The trial judge dismissed Dunn's appeal. He found that there was evidence that Dunn had actively participated in threats made to the deceased on the morning of the shooting, which came most clearly from Vervoort's testimony.

The appeals

Conrad Jones 

In 2014, Jones appealed on the basis of fresh evidence relating to Vervoort. When investigating an unrelated offence in 2013 (of which Jones was acquitted), his legal team discovered that the prosecution had been in possession of surveillance material, as at the time of the 2007 trial, which positively demonstrated that Jones could not have been at Nottingham railway station on 1 or 2 June 2006. Counsel for the prosecution had been made aware of said material by the end of 2006, but it was never disclosed to Jones' legal team. On that basis, the court allowed Jones' appeal.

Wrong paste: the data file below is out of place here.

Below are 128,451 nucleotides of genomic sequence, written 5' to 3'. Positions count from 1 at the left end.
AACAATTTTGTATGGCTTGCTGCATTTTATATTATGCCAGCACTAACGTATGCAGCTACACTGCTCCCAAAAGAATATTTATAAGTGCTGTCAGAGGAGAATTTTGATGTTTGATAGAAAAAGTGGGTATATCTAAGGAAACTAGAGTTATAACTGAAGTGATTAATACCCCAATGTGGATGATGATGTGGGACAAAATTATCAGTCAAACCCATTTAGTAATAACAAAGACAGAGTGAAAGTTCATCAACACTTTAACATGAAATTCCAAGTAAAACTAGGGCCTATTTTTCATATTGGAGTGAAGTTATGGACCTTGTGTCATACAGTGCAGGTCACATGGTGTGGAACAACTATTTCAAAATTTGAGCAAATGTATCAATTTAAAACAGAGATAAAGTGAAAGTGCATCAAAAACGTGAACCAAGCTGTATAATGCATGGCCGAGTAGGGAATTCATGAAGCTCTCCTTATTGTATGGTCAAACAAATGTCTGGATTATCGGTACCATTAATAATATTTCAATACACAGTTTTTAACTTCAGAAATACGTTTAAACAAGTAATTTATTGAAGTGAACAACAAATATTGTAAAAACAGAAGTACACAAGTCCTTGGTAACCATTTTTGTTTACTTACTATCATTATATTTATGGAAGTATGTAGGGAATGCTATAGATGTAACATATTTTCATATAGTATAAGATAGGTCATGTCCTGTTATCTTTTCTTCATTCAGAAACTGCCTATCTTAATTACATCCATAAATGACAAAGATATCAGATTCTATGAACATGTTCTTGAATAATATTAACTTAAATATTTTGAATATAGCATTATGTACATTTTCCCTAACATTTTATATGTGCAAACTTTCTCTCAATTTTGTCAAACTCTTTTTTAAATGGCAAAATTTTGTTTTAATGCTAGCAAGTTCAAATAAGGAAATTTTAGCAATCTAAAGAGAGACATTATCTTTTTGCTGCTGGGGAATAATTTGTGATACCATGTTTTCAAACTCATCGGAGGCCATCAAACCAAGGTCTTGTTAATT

The Court of Appeal agreed with the trial judge's finding that Vervoort had lied about the meeting on 1 or 2 June 2006 when giving evidence at the 2007 trial. It described the prosecution's failure to disclose the surveillance material as "lamentable" and was highly critical of the approach taken by leading counsel, Timothy Raggatt QC. Jones' conviction was quashed and he was later paid more than £100,000 in compensation by the Crown Prosecution Service.

Dunn and Higgins